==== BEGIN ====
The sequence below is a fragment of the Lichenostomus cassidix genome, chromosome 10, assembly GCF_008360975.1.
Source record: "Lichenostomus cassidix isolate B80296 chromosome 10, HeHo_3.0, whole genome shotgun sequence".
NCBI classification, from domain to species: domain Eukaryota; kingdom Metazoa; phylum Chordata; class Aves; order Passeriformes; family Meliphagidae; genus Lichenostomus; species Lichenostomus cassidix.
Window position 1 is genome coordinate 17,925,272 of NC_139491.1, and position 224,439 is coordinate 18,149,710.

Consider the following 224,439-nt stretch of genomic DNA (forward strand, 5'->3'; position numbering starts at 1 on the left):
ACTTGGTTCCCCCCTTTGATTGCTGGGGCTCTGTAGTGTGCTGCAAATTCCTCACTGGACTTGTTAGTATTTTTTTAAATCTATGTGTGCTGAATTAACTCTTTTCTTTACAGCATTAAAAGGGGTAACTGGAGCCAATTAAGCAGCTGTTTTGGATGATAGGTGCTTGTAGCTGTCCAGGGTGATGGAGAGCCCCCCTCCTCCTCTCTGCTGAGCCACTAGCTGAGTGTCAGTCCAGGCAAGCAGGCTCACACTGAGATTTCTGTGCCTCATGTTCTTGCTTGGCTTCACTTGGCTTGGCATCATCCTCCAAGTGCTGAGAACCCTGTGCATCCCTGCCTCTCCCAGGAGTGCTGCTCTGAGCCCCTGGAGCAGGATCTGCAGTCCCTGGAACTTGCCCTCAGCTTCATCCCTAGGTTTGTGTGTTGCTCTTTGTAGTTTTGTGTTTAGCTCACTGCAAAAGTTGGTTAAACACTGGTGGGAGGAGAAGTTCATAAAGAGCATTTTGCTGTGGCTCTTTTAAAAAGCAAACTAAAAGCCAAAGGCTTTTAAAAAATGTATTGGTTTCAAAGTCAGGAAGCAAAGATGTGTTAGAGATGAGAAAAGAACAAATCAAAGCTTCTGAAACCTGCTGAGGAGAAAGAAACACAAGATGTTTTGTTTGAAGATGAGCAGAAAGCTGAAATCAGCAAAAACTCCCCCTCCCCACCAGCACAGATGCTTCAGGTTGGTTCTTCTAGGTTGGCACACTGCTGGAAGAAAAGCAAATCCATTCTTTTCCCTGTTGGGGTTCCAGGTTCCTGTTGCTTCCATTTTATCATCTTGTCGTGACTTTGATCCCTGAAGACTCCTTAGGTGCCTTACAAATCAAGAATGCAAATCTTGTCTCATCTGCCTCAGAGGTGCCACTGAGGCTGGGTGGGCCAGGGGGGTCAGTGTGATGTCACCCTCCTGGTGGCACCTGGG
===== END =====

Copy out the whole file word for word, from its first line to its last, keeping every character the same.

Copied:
The sequence below is a fragment of the Lichenostomus cassidix genome, chromosome 10, assembly GCF_008360975.1.
Source record: "Lichenostomus cassidix isolate B80296 chromosome 10, HeHo_3.0, whole genome shotgun sequence".
NCBI classification, from domain to species: domain Eukaryota; kingdom Metazoa; phylum Chordata; class Aves; order Passeriformes; family Meliphagidae; genus Lichenostomus; species Lichenostomus cassidix.
Window position 1 is genome coordinate 17,925,272 of NC_139491.1, and position 224,439 is coordinate 18,149,710.

Consider the following 224,439-nt stretch of genomic DNA (forward strand, 5'->3'; position numbering starts at 1 on the left):
ACTTGGTTCCCCCCTTTGATTGCTGGGGCTCTGTAGTGTGCTGCAAATTCCTCACTGGACTTGTTAGTATTTTTTTAAATCTATGTGTGCTGAATTAACTCTTTTCTTTACAGCATTAAAAGGGGTAACTGGAGCCAATTAAGCAGCTGTTTTGGATGATAGGTGCTTGTAGCTGTCCAGGGTGATGGAGAGCCCCCCTCCTCCTCTCTGCTGAGCCACTAGCTGAGTGTCAGTCCAGGCAAGCAGGCTCACACTGAGATTTCTGTGCCTCATGTTCTTGCTTGGCTTCACTTGGCTTGGCATCATCCTCCAAGTGCTGAGAACCCTGTGCATCCCTGCCTCTCCCAGGAGTGCTGCTCTGAGCCCCTGGAGCAGGATCTGCAGTCCCTGGAACTTGCCCTCAGCTTCATCCCTAGGTTTGTGTGTTGCTCTTTGTAGTTTTGTGTTTAGCTCACTGCAAAAGTTGGTTAAACACTGGTGGGAGGAGAAGTTCATAAAGAGCATTTTGCTGTGGCTCTTTTAAAAAGCAAACTAAAAGCCAAAGGCTTTTAAAAAATGTATTGGTTTCAAAGTCAGGAAGCAAAGATGTGTTAGAGATGAGAAAAGAACAAATCAAAGCTTCTGAAACCTGCTGAGGAGAAAGAAACACAAGATGTTTTGTTTGAAGATGAGCAGAAAGCTGAAATCAGCAAAAACTCCCCCTCCCCACCAGCACAGATGCTTCAGGTTGGTTCTTCTAGGTTGGCACACTGCTGGAAGAAAAGCAAATCCATTCTTTTCCCTGTTGGGGTTCCAGGTTCCTGTTGCTTCCATTTTATCATCTTGTCGTGACTTTGATCCCTGAAGACTCCTTAGGTGCCTTACAAATCAAGAATGCAAATCTTGTCTCATCTGCCTCAGAGGTGCCACTGAGGCTGGGTGGGCCAGGGGGGTCAGTGTGATGTCACCCTCCTGGTGGCACCTGGG